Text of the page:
French Classics: beef stew

Ragout, Daube, call it what you want – but take beef cheeks, if you can. I adore this kind of meat which is not highly regarded in a world where everybody goes for the so-called “noble” parts like steaks or fillets, and quick pan-frying or wok-ing is all we’ve still got time for. Yet the boeuf à braiser, as they call it in France, will take more time and bring greater pleasures, if you treat it right, with care, and at low temperatures.

Noble beef: slow-cooked cheeks are marvellous.

The above stew consists of only three ingredients (!): the beef cheeks, a lot of onions and some garlic. You just add salt and pepper, some fennel seeds if you like or some thyme, and that’s it. Well, not quite: I’ve marinated the meat in red wine with classic spices over night – and I added some of that liquid to the preparation before cooking.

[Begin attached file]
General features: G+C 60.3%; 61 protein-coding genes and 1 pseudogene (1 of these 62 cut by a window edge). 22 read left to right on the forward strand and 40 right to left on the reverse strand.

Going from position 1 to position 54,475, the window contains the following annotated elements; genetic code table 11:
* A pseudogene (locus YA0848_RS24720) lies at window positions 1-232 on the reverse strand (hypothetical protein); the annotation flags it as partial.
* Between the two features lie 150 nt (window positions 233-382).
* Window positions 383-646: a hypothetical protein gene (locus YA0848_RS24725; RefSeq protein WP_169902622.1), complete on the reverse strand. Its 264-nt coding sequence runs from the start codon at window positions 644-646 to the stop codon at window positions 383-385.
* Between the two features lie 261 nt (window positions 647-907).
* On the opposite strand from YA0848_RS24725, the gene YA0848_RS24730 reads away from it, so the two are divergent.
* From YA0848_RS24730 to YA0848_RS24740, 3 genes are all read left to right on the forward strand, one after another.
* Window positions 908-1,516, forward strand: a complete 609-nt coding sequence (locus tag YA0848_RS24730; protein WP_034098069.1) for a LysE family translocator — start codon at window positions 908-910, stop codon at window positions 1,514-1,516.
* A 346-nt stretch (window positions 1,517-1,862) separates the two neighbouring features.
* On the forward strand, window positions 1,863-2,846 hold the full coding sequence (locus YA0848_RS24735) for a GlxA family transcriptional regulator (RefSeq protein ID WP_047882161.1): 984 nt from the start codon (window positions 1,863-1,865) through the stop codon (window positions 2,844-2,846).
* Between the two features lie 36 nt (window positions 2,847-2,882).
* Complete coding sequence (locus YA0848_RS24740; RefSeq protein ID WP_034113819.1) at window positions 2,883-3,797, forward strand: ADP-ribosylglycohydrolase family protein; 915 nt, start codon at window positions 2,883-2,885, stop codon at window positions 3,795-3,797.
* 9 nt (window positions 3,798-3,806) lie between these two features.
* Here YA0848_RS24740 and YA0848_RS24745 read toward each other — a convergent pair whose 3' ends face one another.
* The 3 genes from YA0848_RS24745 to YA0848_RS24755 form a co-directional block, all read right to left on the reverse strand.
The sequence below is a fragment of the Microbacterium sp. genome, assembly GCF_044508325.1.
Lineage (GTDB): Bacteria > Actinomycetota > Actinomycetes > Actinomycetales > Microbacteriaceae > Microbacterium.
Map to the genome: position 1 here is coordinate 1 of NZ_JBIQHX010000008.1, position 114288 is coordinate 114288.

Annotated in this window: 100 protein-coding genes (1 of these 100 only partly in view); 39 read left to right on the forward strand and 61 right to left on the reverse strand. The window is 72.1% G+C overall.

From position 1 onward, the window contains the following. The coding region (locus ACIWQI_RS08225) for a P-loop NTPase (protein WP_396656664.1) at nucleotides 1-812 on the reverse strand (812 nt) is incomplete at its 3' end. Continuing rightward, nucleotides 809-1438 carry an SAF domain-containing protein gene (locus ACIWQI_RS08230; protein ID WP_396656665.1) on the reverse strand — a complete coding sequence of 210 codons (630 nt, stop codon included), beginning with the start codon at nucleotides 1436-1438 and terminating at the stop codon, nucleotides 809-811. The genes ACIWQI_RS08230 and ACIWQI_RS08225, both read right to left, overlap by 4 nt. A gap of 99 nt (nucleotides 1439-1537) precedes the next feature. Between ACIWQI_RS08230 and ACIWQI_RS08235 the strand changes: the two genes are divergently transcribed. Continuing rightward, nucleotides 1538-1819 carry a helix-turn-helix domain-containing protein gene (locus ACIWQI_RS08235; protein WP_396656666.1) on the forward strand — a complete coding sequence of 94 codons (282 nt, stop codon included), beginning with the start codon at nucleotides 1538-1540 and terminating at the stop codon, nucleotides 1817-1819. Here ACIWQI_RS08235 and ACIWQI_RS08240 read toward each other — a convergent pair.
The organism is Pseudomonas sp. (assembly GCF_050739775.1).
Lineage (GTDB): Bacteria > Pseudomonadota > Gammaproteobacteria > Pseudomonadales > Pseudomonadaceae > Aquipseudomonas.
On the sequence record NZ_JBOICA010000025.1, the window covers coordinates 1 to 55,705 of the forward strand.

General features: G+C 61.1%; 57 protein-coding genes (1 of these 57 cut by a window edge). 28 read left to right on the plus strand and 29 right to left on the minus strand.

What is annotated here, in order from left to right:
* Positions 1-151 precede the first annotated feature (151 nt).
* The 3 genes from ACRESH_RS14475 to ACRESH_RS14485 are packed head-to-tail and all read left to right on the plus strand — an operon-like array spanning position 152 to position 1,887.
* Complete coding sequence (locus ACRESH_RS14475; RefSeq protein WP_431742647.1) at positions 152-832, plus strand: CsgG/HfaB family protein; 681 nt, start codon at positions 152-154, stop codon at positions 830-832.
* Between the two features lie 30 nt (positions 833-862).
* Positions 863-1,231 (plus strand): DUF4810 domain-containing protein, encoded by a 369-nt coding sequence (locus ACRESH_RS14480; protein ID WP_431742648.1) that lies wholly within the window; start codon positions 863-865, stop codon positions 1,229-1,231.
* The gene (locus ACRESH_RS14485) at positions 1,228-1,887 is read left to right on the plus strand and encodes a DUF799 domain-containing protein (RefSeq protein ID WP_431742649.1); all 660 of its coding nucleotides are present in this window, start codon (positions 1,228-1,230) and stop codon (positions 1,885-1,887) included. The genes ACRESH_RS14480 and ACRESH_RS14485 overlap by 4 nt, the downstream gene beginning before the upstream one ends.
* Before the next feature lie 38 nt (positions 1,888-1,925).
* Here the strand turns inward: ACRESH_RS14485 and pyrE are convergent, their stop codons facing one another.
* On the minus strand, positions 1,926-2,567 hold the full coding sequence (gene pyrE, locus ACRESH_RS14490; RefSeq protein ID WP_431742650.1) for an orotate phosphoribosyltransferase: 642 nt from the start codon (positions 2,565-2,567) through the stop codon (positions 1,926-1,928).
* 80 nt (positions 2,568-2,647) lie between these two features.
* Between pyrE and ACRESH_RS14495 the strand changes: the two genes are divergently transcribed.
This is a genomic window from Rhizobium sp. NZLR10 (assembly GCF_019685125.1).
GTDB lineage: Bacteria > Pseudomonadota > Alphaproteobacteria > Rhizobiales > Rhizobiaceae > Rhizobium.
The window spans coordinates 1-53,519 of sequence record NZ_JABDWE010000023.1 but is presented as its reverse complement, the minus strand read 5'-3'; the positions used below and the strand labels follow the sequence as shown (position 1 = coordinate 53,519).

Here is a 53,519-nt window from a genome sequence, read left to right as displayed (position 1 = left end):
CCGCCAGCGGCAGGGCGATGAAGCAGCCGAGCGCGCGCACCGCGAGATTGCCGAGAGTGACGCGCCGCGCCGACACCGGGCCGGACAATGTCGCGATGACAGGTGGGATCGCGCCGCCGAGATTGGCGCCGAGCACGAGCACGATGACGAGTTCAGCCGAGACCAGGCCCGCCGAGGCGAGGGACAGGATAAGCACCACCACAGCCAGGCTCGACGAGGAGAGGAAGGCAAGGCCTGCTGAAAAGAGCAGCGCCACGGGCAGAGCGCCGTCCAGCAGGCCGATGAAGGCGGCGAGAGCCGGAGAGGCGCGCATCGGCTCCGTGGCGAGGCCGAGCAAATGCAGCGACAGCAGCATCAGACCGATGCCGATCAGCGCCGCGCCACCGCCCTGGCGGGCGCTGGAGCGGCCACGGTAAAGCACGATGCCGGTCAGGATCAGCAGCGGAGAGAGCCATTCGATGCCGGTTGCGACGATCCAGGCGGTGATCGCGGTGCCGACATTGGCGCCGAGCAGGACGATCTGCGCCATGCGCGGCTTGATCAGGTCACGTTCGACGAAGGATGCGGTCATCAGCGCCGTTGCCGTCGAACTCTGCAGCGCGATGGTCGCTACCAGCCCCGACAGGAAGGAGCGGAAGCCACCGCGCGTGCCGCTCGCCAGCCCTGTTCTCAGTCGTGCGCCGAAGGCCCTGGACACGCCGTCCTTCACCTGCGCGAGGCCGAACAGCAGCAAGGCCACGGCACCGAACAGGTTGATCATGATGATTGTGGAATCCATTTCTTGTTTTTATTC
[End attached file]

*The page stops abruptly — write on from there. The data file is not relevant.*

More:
Then I closed the pot, put it in the oven at 120°C (248°F) and forgot it for half a day, I didn’t touch it at all. After six hours the marvel unfolds. The kitchen will be filled with a magnificent perfume already. Now it’s tasting time and you don’t even need a knife: the cheeks that were so hard to cut when raw, have turned into tender, aromatic bites you won’t forget that fast. Which is logic; they’re slow food at its best. And a real French classic (in former times the meat was flambéed with Cognac before braising; I’m not a fan of that).

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